When Our Leaders Fail to Lead
We have to make them. What David Korten learned from his experiences during the Vietnam War.
On Tuesday night, President Obama announced his decision to increase U.S. troop strength in Afghanistan. It was a tragic error. He specifically said that to compare Afghanistan with Vietnam is a misreading of history. In a way, I would have to agree. We ultimately left Vietnam in humiliation. Afghanistan is not comparable, because our prospects for success there are even worse.
I am neither a military strategist nor a student of military history, but I recall well the U.S. experience during the Vietnam War. I was serving at the time as a U.S. Air Force Captain. My first assignment was as an instructor at the Special Air Warfare School in Florida, where we instructed Air Force pilots heading for Vietnam to be part of the Air Force's role in counterinsurgency operations. I later served in the Pentagon in the Office of the Secretary of Defense as military aide to the civilian responsible for monitoring all Defense Department-sponsored behavior and social sciences research.
These assignments brought me into contact with the most advanced thinking of the time about unconventional, asymmetric warfare—in which a conventional military force seeks to defeat an enemy who cannot be distinguished from a civilian noncombatant unless he is firing on you. This was the case in Vietnam and it is the case in Afghanistan.
I recall clearly one of the lectures I gave to Air Force pilots on the substantial body of social science research demonstrating that dropping bombs on civilian populations increases their will to resist. It isn’t a particularly startling finding, and I’m sure it holds up as well for any military operation in which seemingly indiscriminate fire causes significant civilian casualties.
So why are our prospects in Afghanistan even less hopeful than they were in Vietnam? As in Afghanistan, the enemy in Vietnam blended in with the people. In Vietnam, however, it operated as a coherent body with an allegiance to a command structure. Vietnam had experience functioning as a nation with a central government; it also had more physical infrastructure and a more educated population.
Afghanistan has never functioned as a nation under the central rule of either foreigners or Afghans. It is a land fragmented physically and politically into feudal fiefdoms ruled by local warlords united only by a fierce commitment to resisting any form of foreign occupation. What passes for a central government has less legitimacy than did the government of South Vietnam, is even more corrupt, and is arguably not even fully in control of Kabul, the capital city. The idea that we or any other group of outsiders can pacify Afghanistan and bring it under some semblance of central democratic rule with a legitimate and reasonably competent government is beyond ludicrous.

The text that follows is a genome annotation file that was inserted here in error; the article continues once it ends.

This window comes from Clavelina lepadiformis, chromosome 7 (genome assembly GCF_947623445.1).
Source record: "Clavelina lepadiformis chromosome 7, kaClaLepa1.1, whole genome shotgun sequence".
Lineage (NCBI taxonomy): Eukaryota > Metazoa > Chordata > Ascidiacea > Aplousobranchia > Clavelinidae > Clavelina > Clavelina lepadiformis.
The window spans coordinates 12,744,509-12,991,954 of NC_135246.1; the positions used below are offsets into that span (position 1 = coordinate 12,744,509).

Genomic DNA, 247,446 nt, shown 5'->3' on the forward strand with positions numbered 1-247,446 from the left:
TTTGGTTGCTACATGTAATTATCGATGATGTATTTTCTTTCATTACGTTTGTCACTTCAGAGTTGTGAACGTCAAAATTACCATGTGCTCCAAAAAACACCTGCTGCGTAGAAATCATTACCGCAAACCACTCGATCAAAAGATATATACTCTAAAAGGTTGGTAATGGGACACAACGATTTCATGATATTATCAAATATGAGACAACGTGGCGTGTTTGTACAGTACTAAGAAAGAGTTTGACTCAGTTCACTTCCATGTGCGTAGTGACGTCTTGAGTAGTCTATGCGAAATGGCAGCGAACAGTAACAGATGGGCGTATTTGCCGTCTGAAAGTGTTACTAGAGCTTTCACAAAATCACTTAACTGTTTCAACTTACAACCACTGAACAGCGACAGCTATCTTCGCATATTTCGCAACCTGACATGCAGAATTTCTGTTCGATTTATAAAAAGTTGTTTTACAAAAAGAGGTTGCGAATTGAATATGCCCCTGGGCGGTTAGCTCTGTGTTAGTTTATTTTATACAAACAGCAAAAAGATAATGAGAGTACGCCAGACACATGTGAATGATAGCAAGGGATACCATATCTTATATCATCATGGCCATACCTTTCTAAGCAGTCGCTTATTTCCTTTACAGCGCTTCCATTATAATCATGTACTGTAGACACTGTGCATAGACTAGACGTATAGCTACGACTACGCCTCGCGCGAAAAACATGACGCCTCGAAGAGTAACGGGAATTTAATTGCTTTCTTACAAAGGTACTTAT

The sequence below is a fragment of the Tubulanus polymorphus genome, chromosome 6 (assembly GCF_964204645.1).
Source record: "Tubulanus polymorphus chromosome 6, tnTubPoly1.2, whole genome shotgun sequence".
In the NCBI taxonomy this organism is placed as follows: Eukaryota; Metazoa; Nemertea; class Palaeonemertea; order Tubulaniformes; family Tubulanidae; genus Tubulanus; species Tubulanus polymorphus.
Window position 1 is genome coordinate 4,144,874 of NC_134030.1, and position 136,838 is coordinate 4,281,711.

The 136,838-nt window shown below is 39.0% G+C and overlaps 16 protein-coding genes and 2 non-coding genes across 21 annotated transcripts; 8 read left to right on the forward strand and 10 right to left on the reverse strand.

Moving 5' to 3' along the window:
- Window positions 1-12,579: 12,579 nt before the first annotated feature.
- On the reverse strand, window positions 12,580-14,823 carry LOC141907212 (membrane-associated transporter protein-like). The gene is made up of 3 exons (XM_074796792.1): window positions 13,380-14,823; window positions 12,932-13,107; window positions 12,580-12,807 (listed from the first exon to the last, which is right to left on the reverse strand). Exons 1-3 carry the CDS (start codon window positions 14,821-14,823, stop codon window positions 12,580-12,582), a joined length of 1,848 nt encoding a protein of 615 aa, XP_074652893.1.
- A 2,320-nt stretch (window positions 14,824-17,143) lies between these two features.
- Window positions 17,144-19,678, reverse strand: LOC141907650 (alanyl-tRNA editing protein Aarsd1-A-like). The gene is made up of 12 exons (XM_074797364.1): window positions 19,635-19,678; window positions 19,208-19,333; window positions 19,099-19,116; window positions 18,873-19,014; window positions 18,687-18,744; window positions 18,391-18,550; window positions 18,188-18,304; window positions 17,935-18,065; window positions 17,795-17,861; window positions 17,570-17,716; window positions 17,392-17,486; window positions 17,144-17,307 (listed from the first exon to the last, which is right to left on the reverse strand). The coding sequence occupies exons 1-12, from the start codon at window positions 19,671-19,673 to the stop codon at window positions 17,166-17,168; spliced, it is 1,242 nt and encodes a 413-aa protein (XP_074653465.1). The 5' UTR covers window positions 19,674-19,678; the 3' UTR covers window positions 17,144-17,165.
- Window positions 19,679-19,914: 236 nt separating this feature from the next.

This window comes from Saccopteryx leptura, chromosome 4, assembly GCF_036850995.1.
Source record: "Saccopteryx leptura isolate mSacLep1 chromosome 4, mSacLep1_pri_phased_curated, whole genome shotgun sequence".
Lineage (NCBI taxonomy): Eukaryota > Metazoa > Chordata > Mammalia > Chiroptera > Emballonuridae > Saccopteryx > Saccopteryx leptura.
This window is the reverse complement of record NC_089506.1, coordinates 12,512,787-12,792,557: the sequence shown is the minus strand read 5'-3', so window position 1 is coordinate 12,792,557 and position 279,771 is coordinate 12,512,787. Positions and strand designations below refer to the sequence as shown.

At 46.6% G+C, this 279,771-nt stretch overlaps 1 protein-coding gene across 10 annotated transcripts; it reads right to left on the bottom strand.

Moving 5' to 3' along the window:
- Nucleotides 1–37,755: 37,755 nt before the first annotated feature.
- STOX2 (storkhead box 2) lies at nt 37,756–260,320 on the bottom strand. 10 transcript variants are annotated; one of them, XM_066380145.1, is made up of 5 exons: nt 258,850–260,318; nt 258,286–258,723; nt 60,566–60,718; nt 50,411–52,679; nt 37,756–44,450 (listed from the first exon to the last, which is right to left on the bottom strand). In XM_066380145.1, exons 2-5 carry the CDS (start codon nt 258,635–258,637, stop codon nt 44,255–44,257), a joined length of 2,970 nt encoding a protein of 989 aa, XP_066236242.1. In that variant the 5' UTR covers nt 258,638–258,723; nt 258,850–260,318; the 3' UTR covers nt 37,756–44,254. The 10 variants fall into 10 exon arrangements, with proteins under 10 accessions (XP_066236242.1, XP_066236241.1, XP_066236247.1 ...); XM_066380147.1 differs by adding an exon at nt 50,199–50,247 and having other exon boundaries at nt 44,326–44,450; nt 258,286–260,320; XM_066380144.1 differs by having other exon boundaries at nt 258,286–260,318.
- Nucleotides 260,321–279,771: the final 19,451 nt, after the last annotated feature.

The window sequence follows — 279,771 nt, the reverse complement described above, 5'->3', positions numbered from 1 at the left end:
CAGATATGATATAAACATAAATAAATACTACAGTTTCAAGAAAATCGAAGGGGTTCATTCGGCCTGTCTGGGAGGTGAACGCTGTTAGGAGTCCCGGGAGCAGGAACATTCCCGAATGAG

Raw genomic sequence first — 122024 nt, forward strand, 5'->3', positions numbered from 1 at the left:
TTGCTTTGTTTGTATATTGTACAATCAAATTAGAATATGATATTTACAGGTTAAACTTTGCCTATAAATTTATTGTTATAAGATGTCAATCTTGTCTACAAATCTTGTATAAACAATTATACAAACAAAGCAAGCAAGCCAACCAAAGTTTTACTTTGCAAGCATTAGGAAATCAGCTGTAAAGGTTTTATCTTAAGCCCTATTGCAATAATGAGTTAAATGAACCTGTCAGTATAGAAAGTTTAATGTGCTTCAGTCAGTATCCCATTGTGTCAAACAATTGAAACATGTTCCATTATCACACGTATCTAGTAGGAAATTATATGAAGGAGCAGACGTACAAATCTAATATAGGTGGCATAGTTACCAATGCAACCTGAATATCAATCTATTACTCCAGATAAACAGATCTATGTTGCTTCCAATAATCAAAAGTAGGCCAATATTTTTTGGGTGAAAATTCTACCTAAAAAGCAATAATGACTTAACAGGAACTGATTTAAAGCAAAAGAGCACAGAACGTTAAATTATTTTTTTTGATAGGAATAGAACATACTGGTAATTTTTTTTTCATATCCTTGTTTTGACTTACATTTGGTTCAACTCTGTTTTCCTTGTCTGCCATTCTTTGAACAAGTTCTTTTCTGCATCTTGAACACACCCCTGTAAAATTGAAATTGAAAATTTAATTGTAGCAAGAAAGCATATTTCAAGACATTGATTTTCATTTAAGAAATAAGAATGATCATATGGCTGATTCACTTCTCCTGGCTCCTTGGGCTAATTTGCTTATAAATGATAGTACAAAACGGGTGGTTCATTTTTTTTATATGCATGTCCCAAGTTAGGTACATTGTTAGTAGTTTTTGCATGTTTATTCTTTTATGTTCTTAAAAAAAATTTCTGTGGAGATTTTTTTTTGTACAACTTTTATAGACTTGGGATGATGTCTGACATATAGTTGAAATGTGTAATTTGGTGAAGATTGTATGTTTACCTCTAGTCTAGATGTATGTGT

It is difficult to convince civilians that you are there to help them when you are maiming and killing their loved ones for no evident purpose. Yet when you cannot identify the enemy, you will almost inevitably kill more civilians than combatants. I know how I would respond if a foreign army inflicted such harm on my family. The more troops we put into Afghanistan, the greater the resistance.
On November 20, 2009, Bill Moyers PBS Journal presented an episode on President Lyndon Johnson’s path to war. It is a piece of history that Moyers knows well, having served as a top-ranking member of President Johnson’s staff from 1964-1967. Drawing on the archive of White House tapes, Moyers tells the story, in Johnson’s own words, of how the political dynamics of the time drew him into an ever more costly escalation in a war that he knew from the beginning we could not win.
President Obama seems to be repeating this sad history, caught up in much the same dynamic in an even more futile war. This one may not end with pictures of the last Americans in Afghanistan departing by helicopter from the U.S. Embassy roof, but the time will come when we will recognize as a nation that we cannot win this war. The only uncertainty is when that time will come that we make the decision to leave.
Ultimately we left Vietnam not because of bold presidential leadership, but because we the people of this country demanded it. We had been told that the fall of Vietnam would lead to the fall of Southeast Asia, with devastating consequences for U.S. interests and national security all around the world. It didn’t happen. Following our departure from Vietnam the people of Vietnam formed a coherent national government and rebuilt their country. Asia became stronger, freer, and more democratic; Vietnam is now one of our major trading partners. There has been much agony along the way and Vietnam is no model of democracy, but everyone is far better off than during the war that should never have happened.
Invading Afghanistan was a tragic error. Escalating our presence there compounds the error. We have created a terrible mess, but it is not within our means to clean it up. The sooner we leave Afghanistan and let the Afghan people sort out their future for themselves, the better off both we and they will be. We now know it will happen only when we send a message to our politicians, including President Obama, too loud and too clear to be ignored.
David Korten wrote this article for YES! Magazine, a national, nonprofit media organization that fuses powerful ideas with practical actions. David is co-founder and board chair of YES! Magazine, co-chair of the New Economy Working Group, and president of the People-Centered Development Forum. His books include Agenda for a New Economy: From Phantom Wealth to Real Wealth, The Great Turning: From Empire to Earth Community, and the international best seller When Corporations Rule the World.